When a student has a high sense of self-efficacy, foreseeing success and providing positive guides and supports for performing the skill will usually occur. A low self-efficacy tends to predict failure and anticipation of what could go wrong. Videotape feedback provided to students has reported favorable outcomes. Self-efficacy could alter performance in learning a psychomotor competency skill (PCS). The purpose of this study was a) to assess the self-efficacy of athletic training students in learning to perform a PCS; and b) to measure the impact on self-efficacy by implementing an educational intervention of video feedback in learning to perform a PCS. An intact cohort of level I (lower-level) students within a CAATE-accredited entry-level master athletic training educational program learned and performed an upper body neurological screening. Throughout the study students also completed the Self-efficacy questionnaire (n=5 trials/times). Group mean for self-efficacy from baseline (M = 6.14; ± 2.04) to post-intervention (M = 9.51; ± 0.70) increased. One-way ANOVA indicated a significant effect using Wilks’ Lambda post hoc, with alpha set at .001 (.05/5 = .001). Significant differences of improved self-efficacy between trials one and four, one and five, and two and five were found, all following the educational intervention. The use of video feedback could increase self-efficacy when learning to perform a PCS.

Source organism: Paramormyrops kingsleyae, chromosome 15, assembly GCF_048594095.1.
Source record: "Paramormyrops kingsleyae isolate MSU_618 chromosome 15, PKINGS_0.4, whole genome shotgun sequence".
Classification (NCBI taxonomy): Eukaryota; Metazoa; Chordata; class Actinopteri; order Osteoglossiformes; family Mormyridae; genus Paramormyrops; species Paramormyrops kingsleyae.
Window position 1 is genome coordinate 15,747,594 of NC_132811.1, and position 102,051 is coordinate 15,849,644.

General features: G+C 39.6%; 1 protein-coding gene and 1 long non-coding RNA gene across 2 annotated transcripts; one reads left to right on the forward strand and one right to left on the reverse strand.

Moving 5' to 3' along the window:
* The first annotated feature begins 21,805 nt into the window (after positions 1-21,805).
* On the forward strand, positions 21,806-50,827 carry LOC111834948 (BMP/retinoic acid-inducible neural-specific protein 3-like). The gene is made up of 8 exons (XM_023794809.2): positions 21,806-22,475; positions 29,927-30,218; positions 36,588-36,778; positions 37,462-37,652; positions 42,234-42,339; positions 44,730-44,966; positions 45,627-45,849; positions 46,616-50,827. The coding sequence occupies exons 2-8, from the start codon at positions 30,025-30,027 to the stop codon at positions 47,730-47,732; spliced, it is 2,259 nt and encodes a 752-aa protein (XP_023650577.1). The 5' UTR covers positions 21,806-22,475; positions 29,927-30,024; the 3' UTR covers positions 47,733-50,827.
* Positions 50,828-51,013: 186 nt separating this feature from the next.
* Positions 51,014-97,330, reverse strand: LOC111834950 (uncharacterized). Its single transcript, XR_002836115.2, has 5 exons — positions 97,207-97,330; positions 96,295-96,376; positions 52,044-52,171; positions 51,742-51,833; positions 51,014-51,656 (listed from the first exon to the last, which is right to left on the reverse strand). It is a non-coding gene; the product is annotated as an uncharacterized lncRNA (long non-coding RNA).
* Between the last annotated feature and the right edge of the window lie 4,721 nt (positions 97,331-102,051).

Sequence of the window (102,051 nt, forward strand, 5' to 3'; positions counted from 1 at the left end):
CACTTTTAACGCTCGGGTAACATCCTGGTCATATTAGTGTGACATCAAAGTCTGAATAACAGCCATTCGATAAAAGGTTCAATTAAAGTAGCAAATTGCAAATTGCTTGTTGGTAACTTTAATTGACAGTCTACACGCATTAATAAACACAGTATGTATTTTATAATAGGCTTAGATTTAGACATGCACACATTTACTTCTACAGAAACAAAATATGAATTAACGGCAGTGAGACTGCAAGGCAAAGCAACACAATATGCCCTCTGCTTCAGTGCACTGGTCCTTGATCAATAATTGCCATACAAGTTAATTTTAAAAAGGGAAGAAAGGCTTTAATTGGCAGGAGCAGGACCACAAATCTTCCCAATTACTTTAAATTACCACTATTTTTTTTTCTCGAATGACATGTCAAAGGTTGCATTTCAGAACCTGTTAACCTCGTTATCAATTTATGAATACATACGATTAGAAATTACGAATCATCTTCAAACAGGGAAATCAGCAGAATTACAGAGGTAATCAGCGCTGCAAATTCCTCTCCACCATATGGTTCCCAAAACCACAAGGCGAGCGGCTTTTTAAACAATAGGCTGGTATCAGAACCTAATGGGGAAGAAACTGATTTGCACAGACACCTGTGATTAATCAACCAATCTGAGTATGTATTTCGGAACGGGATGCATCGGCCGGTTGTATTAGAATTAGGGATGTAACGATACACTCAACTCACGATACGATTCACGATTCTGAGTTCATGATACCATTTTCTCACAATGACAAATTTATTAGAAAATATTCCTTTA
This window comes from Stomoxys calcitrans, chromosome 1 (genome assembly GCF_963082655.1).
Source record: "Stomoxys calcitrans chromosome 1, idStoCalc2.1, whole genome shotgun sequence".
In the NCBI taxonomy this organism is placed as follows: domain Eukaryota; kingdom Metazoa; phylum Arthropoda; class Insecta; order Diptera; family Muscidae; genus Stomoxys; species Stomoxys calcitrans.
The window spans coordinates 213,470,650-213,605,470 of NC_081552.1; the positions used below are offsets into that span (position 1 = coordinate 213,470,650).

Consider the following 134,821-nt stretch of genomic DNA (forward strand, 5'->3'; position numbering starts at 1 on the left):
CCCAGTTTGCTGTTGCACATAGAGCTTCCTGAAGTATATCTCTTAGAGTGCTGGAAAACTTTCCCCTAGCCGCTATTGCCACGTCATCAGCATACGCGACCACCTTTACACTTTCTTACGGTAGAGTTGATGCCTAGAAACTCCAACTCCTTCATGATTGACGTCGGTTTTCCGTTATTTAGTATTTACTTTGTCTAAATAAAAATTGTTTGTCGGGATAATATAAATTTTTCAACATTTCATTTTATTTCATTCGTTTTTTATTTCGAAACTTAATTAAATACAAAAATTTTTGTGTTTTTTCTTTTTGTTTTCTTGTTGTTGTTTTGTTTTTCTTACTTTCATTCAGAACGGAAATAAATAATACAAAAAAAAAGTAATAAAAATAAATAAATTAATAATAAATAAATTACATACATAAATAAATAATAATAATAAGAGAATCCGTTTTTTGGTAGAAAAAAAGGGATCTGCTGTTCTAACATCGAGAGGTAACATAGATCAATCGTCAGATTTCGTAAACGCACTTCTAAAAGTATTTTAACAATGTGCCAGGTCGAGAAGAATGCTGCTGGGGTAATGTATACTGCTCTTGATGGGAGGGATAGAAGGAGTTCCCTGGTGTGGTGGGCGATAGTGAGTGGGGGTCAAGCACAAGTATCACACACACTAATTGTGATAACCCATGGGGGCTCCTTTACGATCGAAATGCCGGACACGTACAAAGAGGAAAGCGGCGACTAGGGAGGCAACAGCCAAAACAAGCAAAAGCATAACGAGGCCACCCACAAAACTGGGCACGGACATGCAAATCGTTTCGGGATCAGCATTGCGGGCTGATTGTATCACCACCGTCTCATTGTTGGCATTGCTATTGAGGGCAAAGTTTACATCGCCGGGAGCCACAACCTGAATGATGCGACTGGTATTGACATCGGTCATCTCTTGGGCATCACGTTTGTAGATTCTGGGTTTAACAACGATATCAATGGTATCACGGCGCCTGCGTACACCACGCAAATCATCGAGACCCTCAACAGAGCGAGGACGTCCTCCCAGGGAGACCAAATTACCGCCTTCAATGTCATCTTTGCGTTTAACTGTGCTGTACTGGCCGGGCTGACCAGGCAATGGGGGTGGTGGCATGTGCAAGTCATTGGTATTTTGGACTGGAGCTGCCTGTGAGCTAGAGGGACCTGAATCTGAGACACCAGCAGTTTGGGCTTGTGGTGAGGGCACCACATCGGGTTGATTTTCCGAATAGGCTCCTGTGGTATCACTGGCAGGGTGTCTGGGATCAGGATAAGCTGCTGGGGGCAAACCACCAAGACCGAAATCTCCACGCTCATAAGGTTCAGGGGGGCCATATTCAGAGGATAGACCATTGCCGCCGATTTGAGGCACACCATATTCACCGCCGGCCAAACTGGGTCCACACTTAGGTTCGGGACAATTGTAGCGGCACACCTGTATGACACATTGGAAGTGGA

Bobo, Linda and Andrews, Amanda, "Using Video Feedback to Measure Self-Efficacy" (2010). Faculty Publications. 26.
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